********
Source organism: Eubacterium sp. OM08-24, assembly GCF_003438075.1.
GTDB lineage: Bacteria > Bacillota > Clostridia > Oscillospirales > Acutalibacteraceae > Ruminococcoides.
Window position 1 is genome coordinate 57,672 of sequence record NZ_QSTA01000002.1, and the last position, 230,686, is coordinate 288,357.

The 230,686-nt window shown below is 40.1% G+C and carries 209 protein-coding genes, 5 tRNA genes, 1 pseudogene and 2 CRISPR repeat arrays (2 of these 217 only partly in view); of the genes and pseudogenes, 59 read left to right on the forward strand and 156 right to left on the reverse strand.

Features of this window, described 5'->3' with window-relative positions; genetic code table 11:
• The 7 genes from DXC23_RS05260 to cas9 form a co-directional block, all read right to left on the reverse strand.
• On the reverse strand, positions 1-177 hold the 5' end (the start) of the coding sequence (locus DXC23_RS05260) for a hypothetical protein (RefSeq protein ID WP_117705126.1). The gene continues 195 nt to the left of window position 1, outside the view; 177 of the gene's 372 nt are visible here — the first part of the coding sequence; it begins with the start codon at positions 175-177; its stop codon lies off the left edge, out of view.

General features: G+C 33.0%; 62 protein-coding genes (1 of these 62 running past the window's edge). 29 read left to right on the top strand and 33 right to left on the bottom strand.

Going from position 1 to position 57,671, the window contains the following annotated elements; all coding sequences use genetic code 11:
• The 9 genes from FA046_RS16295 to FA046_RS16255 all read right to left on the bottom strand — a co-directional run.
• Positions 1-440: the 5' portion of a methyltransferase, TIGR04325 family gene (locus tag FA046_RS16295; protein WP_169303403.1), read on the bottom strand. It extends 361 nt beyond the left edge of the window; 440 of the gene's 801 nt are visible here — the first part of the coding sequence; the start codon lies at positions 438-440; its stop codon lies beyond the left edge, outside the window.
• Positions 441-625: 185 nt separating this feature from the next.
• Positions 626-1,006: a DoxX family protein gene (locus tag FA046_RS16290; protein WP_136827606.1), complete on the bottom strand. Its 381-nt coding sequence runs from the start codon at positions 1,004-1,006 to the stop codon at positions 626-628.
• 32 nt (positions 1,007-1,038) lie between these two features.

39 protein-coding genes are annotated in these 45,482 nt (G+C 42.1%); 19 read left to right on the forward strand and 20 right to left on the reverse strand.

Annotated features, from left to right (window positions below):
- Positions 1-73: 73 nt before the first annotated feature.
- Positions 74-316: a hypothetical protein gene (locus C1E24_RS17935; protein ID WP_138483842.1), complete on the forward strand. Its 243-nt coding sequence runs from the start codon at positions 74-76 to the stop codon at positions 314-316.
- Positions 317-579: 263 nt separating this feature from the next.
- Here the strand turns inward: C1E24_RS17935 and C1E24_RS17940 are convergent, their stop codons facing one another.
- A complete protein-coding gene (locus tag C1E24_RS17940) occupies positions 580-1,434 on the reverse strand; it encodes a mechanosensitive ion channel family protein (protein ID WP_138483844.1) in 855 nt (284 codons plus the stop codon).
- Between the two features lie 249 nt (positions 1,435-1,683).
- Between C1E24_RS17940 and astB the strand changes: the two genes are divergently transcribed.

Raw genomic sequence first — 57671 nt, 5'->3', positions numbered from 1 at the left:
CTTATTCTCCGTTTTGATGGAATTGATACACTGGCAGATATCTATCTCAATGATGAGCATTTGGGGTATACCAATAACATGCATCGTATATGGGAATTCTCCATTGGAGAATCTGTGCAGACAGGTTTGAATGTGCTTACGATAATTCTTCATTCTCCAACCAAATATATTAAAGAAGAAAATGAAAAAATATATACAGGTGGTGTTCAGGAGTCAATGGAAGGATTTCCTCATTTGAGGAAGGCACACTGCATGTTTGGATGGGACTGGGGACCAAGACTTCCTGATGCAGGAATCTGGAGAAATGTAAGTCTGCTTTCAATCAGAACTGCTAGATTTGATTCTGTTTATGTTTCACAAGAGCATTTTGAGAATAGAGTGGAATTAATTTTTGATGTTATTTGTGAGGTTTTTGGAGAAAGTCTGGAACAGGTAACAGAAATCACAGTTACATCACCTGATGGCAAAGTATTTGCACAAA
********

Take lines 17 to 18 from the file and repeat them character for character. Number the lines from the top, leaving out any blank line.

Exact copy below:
- Positions 1-73: 73 nt before the first annotated feature.
- Positions 74-316: a hypothetical protein gene (locus C1E24_RS17935; protein ID WP_138483842.1), complete on the forward strand. Its 243-nt coding sequence runs from the start codon at positions 74-76 to the stop codon at positions 314-316.